Sitar maestro Pandit Ravi Shankar, who is credited with popularising Indian classical music far beyond its borders, has passed away in a San Diego hospital at the age of 92.
The sitar maestro had been admitted at the Scripps Memorial Hospital in San Diego on 6 December due to complaints of diffculty in breathing and he passed away on Tuesday evening, the Hindu reports.
While he stormed Western culture with his collaboration with the Beatles, Shankar is perhaps the best known Indian classical musician beyond its shores.
A musician as much at ease with his own genre of music as with others, Shankar’s collaborations with legends in other genres of music and his own contributions to Indian classical music are perhaps unparalleled.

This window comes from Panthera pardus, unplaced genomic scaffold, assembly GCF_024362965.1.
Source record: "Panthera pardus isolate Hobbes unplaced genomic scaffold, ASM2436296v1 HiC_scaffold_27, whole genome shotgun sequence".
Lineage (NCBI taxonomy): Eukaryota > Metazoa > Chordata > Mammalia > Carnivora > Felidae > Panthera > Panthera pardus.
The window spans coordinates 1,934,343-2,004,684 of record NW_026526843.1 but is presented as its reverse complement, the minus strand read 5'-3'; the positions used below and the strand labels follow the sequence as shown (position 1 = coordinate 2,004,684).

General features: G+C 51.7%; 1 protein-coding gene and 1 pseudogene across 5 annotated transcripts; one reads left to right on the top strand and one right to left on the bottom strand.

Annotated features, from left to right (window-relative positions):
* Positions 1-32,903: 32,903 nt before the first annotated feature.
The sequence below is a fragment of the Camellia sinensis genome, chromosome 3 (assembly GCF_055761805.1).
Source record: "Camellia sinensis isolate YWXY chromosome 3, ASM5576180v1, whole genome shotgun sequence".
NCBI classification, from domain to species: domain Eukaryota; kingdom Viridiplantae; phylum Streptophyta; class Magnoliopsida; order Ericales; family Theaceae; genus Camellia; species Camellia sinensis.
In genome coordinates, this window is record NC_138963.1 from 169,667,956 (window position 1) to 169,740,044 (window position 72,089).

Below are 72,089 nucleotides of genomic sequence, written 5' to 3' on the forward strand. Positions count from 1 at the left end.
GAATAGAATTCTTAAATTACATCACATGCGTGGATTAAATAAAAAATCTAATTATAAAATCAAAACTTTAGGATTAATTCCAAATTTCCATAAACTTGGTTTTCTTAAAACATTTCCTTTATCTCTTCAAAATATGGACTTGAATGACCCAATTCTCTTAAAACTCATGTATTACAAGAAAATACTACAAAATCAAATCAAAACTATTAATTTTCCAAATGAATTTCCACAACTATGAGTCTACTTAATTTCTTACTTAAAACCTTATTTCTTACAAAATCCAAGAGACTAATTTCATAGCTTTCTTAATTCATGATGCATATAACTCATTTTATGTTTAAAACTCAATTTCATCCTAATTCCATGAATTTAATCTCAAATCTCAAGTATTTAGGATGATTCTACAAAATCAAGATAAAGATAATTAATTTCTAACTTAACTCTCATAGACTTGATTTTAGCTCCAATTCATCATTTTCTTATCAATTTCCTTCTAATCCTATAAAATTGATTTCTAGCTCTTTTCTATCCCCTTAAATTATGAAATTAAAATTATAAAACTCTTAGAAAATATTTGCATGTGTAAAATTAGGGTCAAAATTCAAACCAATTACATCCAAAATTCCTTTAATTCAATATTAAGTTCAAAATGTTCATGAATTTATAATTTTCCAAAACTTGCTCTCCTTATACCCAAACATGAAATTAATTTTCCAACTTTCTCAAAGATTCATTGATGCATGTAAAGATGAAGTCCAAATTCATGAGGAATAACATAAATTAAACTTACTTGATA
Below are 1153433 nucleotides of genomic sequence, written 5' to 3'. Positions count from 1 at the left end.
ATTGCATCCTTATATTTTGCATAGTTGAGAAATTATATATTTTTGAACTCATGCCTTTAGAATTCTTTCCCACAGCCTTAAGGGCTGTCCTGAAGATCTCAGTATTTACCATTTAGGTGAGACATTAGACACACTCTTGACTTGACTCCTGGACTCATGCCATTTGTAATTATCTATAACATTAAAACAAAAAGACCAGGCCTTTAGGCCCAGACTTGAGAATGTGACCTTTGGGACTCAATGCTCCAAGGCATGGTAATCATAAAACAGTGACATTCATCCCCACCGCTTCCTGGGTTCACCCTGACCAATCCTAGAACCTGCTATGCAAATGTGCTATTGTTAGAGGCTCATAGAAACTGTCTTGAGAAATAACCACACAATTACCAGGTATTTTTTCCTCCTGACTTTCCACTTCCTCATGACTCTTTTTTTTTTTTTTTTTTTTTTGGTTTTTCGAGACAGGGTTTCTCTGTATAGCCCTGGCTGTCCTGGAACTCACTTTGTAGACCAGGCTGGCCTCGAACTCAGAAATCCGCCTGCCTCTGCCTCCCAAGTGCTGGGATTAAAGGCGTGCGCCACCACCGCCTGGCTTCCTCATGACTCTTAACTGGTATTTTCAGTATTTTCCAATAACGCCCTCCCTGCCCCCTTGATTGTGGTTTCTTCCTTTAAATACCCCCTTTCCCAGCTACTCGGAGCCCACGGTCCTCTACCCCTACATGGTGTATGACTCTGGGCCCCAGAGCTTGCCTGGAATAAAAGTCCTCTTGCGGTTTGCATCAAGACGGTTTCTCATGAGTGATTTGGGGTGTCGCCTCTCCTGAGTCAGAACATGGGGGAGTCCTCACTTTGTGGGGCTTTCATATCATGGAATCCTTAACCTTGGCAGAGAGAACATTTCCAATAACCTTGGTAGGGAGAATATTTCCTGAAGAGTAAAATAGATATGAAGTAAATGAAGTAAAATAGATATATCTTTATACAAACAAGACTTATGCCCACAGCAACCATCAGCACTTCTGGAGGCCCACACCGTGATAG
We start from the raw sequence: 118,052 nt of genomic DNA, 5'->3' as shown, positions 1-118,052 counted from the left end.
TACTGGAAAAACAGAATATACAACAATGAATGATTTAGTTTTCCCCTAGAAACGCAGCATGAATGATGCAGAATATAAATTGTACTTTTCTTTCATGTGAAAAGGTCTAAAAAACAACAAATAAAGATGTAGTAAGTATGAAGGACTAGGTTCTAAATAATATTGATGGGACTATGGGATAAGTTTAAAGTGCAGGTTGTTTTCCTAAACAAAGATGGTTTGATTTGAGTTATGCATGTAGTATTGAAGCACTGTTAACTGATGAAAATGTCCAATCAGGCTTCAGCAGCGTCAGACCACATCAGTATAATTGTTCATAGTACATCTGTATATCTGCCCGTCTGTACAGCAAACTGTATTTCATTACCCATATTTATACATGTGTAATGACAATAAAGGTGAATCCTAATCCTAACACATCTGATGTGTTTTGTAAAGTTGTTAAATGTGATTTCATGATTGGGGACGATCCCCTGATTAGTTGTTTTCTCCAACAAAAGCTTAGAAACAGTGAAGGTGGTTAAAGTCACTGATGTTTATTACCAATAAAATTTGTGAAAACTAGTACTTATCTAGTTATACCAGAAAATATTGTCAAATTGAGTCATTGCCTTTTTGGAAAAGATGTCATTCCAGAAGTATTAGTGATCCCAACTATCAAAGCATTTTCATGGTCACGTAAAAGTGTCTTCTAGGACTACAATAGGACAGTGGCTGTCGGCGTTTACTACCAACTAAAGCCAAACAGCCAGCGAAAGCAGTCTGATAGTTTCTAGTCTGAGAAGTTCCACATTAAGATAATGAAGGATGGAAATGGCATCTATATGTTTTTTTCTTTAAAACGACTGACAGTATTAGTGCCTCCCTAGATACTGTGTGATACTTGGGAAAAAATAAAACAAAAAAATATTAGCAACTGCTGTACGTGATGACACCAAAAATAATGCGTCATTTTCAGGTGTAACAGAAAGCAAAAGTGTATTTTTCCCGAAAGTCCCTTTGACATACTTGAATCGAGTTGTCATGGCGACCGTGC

His long association with George Harrison of the Beatles led to his performances in legendary concerts like Woodstock and Concert for Bangladesh.
Apart from concerts, Shankar can composed memorable scores for films like Richard Attenborough’s Gandhi and Satyajit Ray’s Apu Trilogy.
In a decorated career spanning ten decades, Shankar has received numerous acknowledgements for his contributions to the world of music including the Bharat Ratna, Padma Vibhushan, the Music Council UNESCO award 1975, the Magsaysay Award from Manila. He has also won two Grammy’s in the past and is even nominated for this year’s awards.
• Ravi Shankar: http://www.ravishankar.org